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Did global warming stop 16 years ago?
A British newspaper ignites a new fight over climate change with its interpretation of new temperature data released by the U.K. government
 
A fishing boat on Greenland's Jacobshavn Bay sails past floating icebergs on August 26, 2007.
A fishing boat on Greenland's Jacobshavn Bay sails past floating icebergs on August 26, 2007.
Uriel Sinai/Getty Images

The British government's meteorological service recently released new figures on global temperatures that prompted the Daily Mail, a conservative British tabloid, to declare: "Global warming stopped 16 years ago." The bold headline rekindled the often bitter debate over climate change, and what world leaders should do about it. Have climate scientists changed their minds about what's happening to Earth's temperatures, and how pollution affects those temperatures? Here, a brief guide:

What is the big news here?
According to the Daily Mail, the U.K.'s Met Office released new data showing that there was no rise in aggregate global temperatures from the beginning of 1997 until August 2012. That, the Daily Mail reported, means that the gradual rise in the world's temperatures has hit a "plateau" or "pause" that's lasted 16 years — roughly as long as the upward climb that ran from 1980 to 1996.

Has global warming really stopped, then?
The scientists the Daily Mail consulted actually disagreed on just what the new figures mean. They did agree, however, that the figures cast fresh doubt on computer models that have been used to project how quickly temperatures will rise in coming decades. "The new data confirms the existence of a pause in global warming," Judith Curry, chair of the School of Earth and Atmospheric Science at Georgia Tech university, tells the Daily Mail. Maybe, says Phil Jones, a University of East Anglia professor whose leaked emails were part of the "Climategate" scandal, but "I still think that the current decade which began in 2010 will be warmer by about 0.17 degrees than the previous one."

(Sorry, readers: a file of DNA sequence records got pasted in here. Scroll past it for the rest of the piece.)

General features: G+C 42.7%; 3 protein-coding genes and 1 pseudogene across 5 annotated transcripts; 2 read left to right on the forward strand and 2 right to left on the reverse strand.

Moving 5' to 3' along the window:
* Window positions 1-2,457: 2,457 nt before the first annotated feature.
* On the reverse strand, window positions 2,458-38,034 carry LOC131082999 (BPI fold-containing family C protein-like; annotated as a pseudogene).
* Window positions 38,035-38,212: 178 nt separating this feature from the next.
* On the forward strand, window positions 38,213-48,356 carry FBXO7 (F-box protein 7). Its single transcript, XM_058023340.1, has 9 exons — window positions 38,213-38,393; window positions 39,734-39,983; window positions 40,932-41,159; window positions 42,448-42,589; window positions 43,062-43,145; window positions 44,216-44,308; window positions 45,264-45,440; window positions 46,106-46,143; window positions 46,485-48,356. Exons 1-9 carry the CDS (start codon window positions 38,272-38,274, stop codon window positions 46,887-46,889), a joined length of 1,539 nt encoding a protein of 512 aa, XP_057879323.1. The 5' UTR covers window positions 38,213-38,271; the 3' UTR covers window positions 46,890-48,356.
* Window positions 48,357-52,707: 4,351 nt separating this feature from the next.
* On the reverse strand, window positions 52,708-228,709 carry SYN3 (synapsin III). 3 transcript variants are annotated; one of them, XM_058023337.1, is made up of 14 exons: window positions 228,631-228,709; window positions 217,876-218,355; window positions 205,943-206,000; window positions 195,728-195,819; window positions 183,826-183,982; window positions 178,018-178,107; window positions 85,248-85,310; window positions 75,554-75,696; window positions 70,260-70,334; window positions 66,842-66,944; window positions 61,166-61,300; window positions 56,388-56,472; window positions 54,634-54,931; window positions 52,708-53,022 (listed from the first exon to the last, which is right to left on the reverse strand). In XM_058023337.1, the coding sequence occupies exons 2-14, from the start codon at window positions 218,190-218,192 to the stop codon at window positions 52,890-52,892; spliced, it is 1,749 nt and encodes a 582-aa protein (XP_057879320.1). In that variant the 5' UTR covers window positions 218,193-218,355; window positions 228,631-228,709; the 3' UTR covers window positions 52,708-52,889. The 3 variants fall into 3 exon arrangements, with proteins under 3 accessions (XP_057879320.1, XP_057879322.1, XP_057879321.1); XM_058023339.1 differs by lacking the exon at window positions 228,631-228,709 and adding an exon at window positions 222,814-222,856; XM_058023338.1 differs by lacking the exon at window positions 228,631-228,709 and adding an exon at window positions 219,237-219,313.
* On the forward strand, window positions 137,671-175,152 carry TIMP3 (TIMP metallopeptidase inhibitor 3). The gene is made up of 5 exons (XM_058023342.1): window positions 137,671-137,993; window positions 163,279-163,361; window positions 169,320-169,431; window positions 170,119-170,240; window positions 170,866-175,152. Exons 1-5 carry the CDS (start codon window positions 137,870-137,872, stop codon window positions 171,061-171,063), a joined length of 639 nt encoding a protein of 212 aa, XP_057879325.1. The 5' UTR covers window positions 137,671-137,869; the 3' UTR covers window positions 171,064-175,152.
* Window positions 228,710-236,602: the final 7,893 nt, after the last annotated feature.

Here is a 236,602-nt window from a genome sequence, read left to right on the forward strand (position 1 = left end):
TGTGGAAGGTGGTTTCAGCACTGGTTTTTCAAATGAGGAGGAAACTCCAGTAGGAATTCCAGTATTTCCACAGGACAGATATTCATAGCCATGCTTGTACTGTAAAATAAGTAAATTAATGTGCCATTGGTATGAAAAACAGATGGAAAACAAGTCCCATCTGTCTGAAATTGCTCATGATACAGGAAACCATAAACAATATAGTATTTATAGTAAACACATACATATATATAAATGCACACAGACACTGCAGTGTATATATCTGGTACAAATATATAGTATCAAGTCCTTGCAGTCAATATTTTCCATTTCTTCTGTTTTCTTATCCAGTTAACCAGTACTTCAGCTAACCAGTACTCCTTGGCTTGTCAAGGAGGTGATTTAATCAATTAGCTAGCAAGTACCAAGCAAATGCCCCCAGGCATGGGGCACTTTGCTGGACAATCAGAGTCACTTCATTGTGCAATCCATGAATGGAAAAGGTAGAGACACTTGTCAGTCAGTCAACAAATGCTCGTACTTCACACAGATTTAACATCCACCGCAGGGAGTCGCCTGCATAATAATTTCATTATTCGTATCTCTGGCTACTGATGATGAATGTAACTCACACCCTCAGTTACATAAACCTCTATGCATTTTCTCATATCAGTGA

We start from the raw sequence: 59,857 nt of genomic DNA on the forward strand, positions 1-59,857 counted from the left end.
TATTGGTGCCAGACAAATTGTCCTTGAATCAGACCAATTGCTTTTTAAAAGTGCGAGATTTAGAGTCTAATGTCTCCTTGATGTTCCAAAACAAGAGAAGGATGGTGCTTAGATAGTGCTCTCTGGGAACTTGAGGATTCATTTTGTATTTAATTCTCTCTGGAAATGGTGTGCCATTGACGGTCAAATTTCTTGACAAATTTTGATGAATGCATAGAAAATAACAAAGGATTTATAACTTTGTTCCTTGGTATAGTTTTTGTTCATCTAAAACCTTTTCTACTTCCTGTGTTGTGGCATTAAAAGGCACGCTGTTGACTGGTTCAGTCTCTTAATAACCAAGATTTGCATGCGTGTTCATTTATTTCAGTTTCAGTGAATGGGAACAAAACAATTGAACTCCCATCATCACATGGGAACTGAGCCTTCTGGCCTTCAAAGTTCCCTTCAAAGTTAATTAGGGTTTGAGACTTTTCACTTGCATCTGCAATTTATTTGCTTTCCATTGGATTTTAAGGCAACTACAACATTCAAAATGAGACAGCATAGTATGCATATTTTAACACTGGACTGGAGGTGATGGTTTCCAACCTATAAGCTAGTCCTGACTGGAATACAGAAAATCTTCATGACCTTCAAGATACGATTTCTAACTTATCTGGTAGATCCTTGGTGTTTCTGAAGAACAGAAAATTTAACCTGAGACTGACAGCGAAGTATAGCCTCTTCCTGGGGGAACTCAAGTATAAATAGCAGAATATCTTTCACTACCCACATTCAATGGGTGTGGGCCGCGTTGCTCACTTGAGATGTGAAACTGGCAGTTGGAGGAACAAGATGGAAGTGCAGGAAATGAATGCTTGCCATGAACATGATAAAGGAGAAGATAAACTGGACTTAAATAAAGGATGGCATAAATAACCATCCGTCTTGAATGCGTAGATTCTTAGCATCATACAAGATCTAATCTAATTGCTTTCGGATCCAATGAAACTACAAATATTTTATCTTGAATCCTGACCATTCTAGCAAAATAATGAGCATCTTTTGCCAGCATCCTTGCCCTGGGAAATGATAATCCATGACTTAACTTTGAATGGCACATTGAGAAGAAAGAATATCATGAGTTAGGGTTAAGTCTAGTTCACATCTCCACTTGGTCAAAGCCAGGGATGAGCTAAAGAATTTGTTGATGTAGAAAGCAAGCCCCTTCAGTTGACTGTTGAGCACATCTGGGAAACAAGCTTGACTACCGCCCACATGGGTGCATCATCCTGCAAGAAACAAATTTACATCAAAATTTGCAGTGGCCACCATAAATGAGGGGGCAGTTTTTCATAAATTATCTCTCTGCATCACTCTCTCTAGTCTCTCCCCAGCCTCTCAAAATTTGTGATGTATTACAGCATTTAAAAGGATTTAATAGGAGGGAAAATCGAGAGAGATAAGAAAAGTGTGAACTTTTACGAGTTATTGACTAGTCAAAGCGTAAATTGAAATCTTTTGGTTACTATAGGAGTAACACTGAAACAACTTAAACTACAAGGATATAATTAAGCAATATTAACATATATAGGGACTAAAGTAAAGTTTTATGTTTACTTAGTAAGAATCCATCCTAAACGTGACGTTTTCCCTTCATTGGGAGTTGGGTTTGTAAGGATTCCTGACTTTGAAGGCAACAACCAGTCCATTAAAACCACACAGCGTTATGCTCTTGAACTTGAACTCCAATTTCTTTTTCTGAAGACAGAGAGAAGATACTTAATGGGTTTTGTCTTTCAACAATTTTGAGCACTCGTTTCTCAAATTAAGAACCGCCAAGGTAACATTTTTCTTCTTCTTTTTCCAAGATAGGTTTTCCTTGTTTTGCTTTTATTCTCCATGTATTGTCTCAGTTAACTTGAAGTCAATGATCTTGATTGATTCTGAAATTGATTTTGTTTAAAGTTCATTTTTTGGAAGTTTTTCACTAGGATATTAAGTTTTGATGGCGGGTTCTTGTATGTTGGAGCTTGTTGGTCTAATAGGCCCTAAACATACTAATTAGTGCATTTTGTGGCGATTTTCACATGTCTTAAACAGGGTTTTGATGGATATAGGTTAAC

How has this information transformed the climate-change debate?
The Met Office is "one of the official keepers of the global warming faith," says Steven Hayward at PowerLine. That makes this bombshell one of the clearest signs yet of the "collapsing soufflé of catastrophic global warming." In the U.K., it has sparked conservative criticism of the government's costly green-energy push. "Global warming is not a looming disaster," says Benny Peiser of the Global Warming Policy Foundation. "We have more time to come up with a more moderate and more realistic solution rather than just running around like headless chickens."

Do we really have more time?
Not necessarily. Critics say the Daily Mail simply "cherrypicked" the data. To back up its blockbuster headline, says a statement from the Met Office in response to the story, the Daily Mail chose a starting point that came in the middle of "an exceptionally strong El Niño," which came after a "double-dip La Niña." The unusual conditions in the Pacific Ocean led to a spike in temperatures. "Choosing a starting or end point on short-term scales can be very misleading" — start the comparison in August instead of January 1997, and you get a sharper temperature rise. The important thing to note, the Met Office says, is the long-term trend, and "the 1990s were warmer than the 1980s, and the 2000s were warmer than both. Eight of the top ten warmest years have occurred in the last decade," and over the last 140 years global surface temperatures have climbed by about 0.8ºC.

Sources: Daily Mail, Express, Mark Lynas (via Twitter), Met Office, PowerLine

 

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